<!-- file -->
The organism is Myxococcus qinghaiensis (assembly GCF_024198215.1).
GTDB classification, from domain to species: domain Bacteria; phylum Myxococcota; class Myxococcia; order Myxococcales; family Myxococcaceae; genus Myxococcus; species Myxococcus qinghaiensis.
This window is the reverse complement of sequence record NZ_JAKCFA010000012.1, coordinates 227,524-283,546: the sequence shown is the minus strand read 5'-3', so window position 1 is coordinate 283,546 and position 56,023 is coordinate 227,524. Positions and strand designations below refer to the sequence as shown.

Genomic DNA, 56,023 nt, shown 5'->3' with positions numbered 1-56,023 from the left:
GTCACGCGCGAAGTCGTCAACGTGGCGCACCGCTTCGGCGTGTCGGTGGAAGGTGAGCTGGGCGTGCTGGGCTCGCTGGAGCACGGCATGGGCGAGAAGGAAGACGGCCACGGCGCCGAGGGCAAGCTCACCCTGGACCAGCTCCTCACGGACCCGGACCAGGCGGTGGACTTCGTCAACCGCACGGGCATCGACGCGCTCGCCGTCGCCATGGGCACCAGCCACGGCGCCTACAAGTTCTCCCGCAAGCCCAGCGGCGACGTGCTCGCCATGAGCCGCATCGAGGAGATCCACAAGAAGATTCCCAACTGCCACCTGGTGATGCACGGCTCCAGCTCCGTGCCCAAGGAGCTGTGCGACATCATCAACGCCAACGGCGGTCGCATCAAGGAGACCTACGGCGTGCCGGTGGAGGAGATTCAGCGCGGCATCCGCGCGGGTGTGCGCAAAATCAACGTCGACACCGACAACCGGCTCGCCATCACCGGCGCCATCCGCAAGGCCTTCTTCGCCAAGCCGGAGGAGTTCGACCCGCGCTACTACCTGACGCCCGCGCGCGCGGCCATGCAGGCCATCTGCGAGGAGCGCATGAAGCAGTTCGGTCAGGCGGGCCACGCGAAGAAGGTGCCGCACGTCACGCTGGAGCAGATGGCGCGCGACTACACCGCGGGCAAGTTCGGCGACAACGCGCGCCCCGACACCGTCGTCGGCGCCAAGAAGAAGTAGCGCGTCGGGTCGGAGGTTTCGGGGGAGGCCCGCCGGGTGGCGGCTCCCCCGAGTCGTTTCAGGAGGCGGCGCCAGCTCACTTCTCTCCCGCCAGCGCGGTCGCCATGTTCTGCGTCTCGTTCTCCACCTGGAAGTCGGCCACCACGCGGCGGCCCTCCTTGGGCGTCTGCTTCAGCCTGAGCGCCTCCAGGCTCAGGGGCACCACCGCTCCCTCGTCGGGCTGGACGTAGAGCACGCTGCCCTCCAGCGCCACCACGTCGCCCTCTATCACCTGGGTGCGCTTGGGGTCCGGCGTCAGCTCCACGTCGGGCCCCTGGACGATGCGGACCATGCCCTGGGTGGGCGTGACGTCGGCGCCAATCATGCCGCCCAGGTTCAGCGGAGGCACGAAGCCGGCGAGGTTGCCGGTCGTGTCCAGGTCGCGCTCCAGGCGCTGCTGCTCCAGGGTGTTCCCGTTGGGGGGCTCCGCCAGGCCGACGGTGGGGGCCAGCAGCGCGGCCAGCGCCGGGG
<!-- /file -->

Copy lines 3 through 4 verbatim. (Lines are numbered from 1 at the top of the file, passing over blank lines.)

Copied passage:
This window is the reverse complement of sequence record NZ_JAKCFA010000012.1, coordinates 227,524-283,546: the sequence shown is the minus strand read 5'-3', so window position 1 is coordinate 283,546 and position 56,023 is coordinate 227,524. Positions and strand designations below refer to the sequence as shown.

Genomic DNA, 56,023 nt, shown 5'->3' with positions numbered 1-56,023 from the left: